1. Davis Progressive

      yeah but in the meantime – the pou fell apart, the water rates were killed, the parcel tax has been postponed, and had it not been for rob white, the innovation parks might be off track too.

      yes the council was preoccupied with two running for higher office and one trying to get barely get reelected.

      1. D.D.

        “…the council was preoccupied with two running for higher office and one trying to get barely get reelectedI do not understand why your town’s citizens should suffer because two council members had higher political aspirations.”
        I asked Brett Lee point blank, before I voted for him – “Are you just using this council position as a stepping stone, or do you plan on staying in Davis a while, on the city council, if I vote for you and you are elected?”
        Those may not have been my precise words. Mr. Lee assured me if I voted for him, he wanted to stay in Davis and work on the council.
        If two others were busy running for something else instead of running the council, then Davis citizens shouldn’t suffer.

        1. D.D.

          Correction – * “…the council was preoccupied with two running for higher office…” *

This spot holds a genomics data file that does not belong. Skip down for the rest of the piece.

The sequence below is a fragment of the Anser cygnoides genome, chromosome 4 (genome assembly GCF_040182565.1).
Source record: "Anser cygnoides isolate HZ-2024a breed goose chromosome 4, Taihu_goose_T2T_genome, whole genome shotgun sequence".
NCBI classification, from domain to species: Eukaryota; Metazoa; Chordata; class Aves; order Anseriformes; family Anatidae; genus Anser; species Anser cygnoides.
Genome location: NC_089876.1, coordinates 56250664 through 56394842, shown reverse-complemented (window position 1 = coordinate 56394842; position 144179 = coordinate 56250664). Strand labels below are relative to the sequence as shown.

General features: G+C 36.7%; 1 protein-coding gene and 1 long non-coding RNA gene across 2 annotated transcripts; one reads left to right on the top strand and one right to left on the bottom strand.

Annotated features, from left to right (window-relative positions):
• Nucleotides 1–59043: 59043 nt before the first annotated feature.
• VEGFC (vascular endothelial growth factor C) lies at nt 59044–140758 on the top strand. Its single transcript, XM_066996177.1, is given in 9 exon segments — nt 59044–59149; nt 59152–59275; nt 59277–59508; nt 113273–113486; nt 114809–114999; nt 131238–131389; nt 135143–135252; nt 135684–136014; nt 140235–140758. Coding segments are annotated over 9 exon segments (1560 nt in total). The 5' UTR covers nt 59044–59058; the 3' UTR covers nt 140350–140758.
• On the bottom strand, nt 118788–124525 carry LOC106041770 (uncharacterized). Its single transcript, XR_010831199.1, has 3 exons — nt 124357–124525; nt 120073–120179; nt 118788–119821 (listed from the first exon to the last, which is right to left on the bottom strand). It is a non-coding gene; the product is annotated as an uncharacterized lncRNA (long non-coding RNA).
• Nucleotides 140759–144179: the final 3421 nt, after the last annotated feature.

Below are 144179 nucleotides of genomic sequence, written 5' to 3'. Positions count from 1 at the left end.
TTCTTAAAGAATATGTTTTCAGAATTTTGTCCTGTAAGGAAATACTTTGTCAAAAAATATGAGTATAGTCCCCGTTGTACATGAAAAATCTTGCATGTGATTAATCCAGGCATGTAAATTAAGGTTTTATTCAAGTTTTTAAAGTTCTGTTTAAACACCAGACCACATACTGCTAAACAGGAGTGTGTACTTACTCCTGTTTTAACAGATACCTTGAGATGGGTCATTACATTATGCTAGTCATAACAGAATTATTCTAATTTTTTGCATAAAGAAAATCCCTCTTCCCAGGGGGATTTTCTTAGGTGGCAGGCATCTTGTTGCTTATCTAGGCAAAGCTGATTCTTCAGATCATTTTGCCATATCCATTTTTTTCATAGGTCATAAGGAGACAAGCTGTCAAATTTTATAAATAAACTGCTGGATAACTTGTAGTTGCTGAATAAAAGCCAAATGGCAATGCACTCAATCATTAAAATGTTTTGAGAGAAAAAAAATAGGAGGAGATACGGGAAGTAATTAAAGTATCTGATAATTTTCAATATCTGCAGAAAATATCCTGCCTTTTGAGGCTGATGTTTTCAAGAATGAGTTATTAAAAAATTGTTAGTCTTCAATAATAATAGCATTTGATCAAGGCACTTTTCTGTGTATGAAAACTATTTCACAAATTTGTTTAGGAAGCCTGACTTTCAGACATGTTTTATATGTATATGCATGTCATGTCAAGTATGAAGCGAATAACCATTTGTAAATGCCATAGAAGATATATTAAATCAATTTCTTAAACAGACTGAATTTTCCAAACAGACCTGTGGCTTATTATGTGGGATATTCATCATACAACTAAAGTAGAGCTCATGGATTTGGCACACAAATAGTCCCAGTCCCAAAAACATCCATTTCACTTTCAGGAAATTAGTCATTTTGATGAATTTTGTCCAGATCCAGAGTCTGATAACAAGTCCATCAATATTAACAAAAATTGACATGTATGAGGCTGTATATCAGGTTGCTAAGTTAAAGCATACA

I do not understand why your town’s citizens should suffer because two council members had higher political aspirations.
          I asked Brett Lee point blank, before I voted for him – “Are you just using this council position as a stepping stone, or do you plan on staying in Davis a while, on the city council, if I vote for you and you are elected?”
          (Those may not have been my precise words.) Mr. Lee assured me if I voted for him, he wanted to stay in Davis and work on the council.
          If two others were busy running for something else instead of running the council, then Davis citizens shouldn’t suffer.

          1. Davis Progressive

            “I do not understand why your town’s citizens should suffer because two council members had higher political aspirations.”

            what would your alternative be?

  3. Frankly

    “First, the issue of fiscal sustainability is critical. Second, they must recognize that change must come slowly.”

    A massive contradiction.

    Two ships going in different directions.

    What we need is one ship and all officers on-board and in agreement with the direction, speed and destination.

    And the realization that there are going to be people that will not like it, and they would not like it in any case, and they will complain, and they will look for ways to disrupt and cancel the trip.